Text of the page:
First I want to thank everybody who has been reading my blog. Even though PainlessSVN has not been "officially" released, I did put it up for the public. I'm giving a discount for my blog readers. Please use "blogearlybirdaug2008", without the quotes to get $30 off the regular price. This will last until September 5, 2008, midnight Mountain Standard Time (UTC-7).
The official release is September 6th, 2008.
I have spent about a month doing whack-a-mole with bugs associated with snapins in MMC 3.0. On top of this, Microsoft has basically abandoned it. I haven't been able to get MMC 3.0 working with .NET 4.0 (developers have reported some workarounds, but none have worked for me). That's it, I had it!
Been working really hard on PainlessSVN, as I still use it to manage all my repositories. I've been trying to add a bunch of features that I want, as I despise managing Subversion with the command-line. MMC just keeps getting in my way.
I'm investigating moving PainlessSVN over to WPF, MVVM, and CSLA. CSLA is a business framework, and it has remote access baked in. It does a good job of hiding the complexities of WCF from the programmer.
This means that PainlessSVN 2.0 will not be released this year, and it will not be a MMC 3.0 snapin.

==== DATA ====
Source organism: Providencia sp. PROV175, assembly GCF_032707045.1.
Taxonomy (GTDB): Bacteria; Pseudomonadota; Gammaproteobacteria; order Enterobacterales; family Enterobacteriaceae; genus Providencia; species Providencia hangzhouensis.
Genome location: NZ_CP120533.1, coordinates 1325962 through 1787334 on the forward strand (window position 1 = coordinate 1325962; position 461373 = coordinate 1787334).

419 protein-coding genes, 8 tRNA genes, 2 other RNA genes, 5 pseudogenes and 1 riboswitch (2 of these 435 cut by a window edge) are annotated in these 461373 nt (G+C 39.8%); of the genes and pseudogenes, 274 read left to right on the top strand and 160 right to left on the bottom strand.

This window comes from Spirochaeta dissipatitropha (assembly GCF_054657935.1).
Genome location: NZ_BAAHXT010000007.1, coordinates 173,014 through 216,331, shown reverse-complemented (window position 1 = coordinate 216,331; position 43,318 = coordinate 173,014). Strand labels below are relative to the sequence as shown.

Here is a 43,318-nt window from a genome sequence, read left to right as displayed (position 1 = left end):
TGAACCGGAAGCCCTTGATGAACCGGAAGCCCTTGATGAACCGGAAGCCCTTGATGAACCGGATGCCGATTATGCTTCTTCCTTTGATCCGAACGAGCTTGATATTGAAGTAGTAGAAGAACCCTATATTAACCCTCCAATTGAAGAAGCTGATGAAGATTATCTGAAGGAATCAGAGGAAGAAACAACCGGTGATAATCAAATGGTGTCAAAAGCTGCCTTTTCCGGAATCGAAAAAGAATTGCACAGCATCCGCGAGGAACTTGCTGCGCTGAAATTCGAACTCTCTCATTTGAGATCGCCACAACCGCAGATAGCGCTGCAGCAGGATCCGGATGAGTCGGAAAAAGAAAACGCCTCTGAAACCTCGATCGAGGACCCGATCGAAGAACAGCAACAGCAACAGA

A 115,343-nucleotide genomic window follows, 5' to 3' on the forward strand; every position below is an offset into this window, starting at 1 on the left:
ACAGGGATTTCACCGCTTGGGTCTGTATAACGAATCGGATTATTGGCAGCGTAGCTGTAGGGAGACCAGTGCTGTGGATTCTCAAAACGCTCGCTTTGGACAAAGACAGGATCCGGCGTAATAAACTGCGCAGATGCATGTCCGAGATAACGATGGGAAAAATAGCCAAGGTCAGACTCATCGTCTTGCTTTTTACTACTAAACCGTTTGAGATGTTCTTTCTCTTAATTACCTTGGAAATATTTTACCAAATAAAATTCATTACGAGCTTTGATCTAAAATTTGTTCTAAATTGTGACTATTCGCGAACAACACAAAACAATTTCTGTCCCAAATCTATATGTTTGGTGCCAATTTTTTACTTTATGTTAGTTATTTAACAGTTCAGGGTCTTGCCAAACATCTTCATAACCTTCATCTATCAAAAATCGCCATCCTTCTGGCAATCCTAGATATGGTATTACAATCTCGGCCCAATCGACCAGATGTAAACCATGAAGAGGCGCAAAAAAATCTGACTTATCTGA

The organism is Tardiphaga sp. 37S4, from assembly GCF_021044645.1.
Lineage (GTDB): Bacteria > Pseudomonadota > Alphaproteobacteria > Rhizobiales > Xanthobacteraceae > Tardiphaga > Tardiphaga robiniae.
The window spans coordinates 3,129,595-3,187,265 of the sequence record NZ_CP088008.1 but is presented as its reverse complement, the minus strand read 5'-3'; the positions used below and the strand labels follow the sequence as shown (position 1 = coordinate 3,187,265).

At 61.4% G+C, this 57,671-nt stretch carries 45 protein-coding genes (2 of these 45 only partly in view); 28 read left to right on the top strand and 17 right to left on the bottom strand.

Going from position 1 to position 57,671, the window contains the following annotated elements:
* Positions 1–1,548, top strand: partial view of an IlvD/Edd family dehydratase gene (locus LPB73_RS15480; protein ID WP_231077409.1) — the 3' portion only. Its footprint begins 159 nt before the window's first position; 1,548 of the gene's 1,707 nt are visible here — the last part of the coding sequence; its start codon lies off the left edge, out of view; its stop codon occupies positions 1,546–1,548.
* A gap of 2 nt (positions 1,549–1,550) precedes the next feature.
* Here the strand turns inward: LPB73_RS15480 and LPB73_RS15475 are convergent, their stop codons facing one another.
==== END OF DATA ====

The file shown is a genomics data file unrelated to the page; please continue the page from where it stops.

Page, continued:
I was in the process of updating both PainlessSVN Professional and Console to version 1.2.1, when I found a bug in Visual Studio 2010 debugger. The solutions for both projects were in VS2008. My OS recently died, so I had to re-install it from scratch. I only installed VS2010, because I wanted to move away from VS2008.
My first hint that something was wrong was when I needed to modify the About dll to include the new version numbers and years in the copyright. This project is a C++ resource dll. This simple project would not compile on the VS2010 compiler when I converted it. I ended up firing one of my VMWare images that has VS2008 to get this done.
The next thing that happened was that none of the breakpoints I set worked, while trying to track down an unhandled exception. I went to Google and found that this is a known bug. The report is over here:
Debugging an MMC snapin does not attach correctly to mmc.exe
The suggested work around is here:
Can’t hit breakpoints in a plug-in or can’t debug .NET 2.0/3.0/3.5 from a mixed mode .exe project with Visual Studio 2010?
Unfortunately, that didn't work for me. What did work was to change the mmc.exe instance from the C:\Windows\SysWow64 to the one in C:\Windows\System32, then attach the debugger manually. The debugger will not attach to instances of the mmc.exe program in the SysWow64 directory. I am running VS2010 on Windows 7 Ultimate x64, and that's why I was using the 64 bit version of mmc.exe.